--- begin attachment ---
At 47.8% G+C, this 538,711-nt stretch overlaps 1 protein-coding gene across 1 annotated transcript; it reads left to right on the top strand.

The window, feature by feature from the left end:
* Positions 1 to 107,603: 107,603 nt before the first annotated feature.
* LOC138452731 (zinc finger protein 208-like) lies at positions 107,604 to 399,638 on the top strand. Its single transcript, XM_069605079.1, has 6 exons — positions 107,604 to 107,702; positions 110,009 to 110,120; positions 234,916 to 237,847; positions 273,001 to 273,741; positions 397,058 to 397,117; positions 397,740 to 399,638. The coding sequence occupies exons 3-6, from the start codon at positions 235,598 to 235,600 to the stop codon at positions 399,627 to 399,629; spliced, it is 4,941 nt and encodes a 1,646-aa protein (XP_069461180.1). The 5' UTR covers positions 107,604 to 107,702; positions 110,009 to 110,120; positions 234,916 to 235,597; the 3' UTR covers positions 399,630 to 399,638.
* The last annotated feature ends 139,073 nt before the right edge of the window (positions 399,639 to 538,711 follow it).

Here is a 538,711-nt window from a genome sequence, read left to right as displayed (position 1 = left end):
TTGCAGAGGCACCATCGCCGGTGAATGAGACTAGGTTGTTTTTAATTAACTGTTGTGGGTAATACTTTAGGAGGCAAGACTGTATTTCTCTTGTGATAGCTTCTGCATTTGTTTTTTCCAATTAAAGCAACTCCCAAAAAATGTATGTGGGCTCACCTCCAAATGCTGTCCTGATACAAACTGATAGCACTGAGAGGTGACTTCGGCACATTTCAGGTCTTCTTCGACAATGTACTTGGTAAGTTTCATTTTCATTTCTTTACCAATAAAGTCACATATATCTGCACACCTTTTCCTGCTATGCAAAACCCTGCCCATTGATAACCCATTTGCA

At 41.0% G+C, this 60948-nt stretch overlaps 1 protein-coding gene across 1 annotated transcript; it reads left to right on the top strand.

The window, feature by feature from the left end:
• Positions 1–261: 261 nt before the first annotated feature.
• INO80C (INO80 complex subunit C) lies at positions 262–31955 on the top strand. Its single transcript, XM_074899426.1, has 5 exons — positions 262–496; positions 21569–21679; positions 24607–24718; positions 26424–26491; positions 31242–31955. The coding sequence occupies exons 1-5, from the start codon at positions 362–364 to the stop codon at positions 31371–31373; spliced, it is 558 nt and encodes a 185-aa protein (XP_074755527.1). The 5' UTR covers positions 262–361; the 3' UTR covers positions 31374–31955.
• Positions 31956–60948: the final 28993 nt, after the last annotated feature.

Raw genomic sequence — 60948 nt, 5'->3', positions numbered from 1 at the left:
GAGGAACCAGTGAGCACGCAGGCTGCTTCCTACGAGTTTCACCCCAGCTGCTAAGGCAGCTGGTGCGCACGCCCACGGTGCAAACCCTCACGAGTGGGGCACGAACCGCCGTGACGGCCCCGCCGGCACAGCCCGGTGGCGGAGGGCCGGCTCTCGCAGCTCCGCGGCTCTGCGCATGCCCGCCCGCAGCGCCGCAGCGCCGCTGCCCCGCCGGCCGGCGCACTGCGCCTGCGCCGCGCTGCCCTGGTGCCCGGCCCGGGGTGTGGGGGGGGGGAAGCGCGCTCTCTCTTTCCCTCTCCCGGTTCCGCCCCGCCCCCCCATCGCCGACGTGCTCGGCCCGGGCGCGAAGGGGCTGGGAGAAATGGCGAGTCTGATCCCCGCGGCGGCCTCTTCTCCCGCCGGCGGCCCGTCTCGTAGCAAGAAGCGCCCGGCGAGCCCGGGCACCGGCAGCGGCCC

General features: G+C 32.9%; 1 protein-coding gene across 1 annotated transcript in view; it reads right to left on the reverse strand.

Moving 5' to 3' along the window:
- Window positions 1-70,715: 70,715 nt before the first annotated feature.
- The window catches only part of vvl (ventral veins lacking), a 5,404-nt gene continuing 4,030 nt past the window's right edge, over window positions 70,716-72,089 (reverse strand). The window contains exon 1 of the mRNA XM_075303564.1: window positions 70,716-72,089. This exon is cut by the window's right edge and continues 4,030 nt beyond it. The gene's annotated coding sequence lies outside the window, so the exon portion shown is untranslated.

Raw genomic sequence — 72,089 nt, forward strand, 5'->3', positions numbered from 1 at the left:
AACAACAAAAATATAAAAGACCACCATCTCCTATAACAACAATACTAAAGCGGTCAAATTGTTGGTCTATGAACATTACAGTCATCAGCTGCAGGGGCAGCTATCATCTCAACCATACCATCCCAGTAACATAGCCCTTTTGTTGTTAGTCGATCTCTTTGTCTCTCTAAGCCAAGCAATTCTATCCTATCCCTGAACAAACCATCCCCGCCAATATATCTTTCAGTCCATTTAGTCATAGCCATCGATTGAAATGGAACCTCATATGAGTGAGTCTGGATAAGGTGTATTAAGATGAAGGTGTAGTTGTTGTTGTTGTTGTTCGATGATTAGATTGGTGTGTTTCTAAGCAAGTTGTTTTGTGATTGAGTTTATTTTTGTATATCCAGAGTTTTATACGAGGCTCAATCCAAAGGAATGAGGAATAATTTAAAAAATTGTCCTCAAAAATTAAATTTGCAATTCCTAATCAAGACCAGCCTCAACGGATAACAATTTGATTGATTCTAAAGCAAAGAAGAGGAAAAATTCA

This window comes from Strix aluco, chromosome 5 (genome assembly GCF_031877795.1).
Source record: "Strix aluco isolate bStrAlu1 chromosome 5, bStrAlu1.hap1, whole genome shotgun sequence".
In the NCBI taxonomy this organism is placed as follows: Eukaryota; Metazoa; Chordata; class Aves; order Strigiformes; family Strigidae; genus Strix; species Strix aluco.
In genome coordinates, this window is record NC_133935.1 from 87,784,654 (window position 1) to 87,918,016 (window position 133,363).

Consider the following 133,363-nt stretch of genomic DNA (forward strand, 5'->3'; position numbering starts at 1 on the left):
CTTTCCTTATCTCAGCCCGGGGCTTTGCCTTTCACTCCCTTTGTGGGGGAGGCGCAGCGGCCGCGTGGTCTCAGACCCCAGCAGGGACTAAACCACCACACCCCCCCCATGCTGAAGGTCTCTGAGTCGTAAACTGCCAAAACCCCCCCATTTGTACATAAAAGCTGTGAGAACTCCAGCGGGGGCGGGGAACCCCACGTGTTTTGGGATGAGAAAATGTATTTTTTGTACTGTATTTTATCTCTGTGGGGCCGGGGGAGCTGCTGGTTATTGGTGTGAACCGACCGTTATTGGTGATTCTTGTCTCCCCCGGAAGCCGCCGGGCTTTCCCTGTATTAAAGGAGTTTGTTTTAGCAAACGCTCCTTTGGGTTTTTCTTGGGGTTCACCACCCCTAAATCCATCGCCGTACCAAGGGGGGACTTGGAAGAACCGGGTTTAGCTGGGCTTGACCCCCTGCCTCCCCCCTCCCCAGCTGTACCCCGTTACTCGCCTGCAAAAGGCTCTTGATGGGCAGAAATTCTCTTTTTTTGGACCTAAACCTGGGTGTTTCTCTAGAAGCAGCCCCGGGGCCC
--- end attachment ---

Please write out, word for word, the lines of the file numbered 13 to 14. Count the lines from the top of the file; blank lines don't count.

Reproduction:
Raw genomic sequence — 60948 nt, 5'->3', positions numbered from 1 at the left:
GAGGAACCAGTGAGCACGCAGGCTGCTTCCTACGAGTTTCACCCCAGCTGCTAAGGCAGCTGGTGCGCACGCCCACGGTGCAAACCCTCACGAGTGGGGCACGAACCGCCGTGACGGCCCCGCCGGCACAGCCCGGTGGCGGAGGGCCGGCTCTCGCAGCTCCGCGGCTCTGCGCATGCCCGCCCGCAGCGCCGCAGCGCCGCTGCCCCGCCGGCCGGCGCACTGCGCCTGCGCCGCGCTGCCCTGGTGCCCGGCCCGGGGTGTGGGGGGGGGGAAGCGCGCTCTCTCTTTCCCTCTCCCGGTTCCGCCCCGCCCCCCCATCGCCGACGTGCTCGGCCCGGGCGCGAAGGGGCTGGGAGAAATGGCGAGTCTGATCCCCGCGGCGGCCTCTTCTCCCGCCGGCGGCCCGTCTCGTAGCAAGAAGCGCCCGGCGAGCCCGGGCACCGGCAGCGGCCC